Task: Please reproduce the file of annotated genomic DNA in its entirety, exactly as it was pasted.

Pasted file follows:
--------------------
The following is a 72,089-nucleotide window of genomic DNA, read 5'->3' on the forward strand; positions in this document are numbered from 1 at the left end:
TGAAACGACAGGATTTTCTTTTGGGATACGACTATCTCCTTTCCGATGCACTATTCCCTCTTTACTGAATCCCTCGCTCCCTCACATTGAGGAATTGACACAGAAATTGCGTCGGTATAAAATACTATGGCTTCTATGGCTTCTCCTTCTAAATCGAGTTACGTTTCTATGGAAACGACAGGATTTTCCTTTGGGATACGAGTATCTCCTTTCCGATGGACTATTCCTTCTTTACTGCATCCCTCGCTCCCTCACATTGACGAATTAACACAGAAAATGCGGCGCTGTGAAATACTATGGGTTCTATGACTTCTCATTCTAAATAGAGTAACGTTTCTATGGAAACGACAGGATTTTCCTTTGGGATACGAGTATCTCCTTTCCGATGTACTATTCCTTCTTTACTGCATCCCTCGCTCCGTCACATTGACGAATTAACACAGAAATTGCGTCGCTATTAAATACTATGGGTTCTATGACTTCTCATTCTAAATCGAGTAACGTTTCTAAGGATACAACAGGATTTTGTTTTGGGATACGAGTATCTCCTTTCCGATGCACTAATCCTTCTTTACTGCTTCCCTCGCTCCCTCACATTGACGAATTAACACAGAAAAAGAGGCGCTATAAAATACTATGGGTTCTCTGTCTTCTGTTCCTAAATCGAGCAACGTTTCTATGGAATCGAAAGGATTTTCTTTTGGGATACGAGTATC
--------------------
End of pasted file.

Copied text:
The following is a 72,089-nucleotide window of genomic DNA, read 5'->3' on the forward strand; positions in this document are numbered from 1 at the left end:
TGAAACGACAGGATTTTCTTTTGGGATACGACTATCTCCTTTCCGATGCACTATTCCCTCTTTACTGAATCCCTCGCTCCCTCACATTGAGGAATTGACACAGAAATTGCGTCGGTATAAAATACTATGGCTTCTATGGCTTCTCCTTCTAAATCGAGTTACGTTTCTATGGAAACGACAGGATTTTCCTTTGGGATACGAGTATCTCCTTTCCGATGGACTATTCCTTCTTTACTGCATCCCTCGCTCCCTCACATTGACGAATTAACACAGAAAATGCGGCGCTGTGAAATACTATGGGTTCTATGACTTCTCATTCTAAATAGAGTAACGTTTCTATGGAAACGACAGGATTTTCCTTTGGGATACGAGTATCTCCTTTCCGATGTACTATTCCTTCTTTACTGCATCCCTCGCTCCGTCACATTGACGAATTAACACAGAAATTGCGTCGCTATTAAATACTATGGGTTCTATGACTTCTCATTCTAAATCGAGTAACGTTTCTAAGGATACAACAGGATTTTGTTTTGGGATACGAGTATCTCCTTTCCGATGCACTAATCCTTCTTTACTGCTTCCCTCGCTCCCTCACATTGACGAATTAACACAGAAAAAGAGGCGCTATAAAATACTATGGGTTCTCTGTCTTCTGTTCCTAAATCGAGCAACGTTTCTATGGAATCGAAAGGATTTTCTTTTGGGATACGAGTATC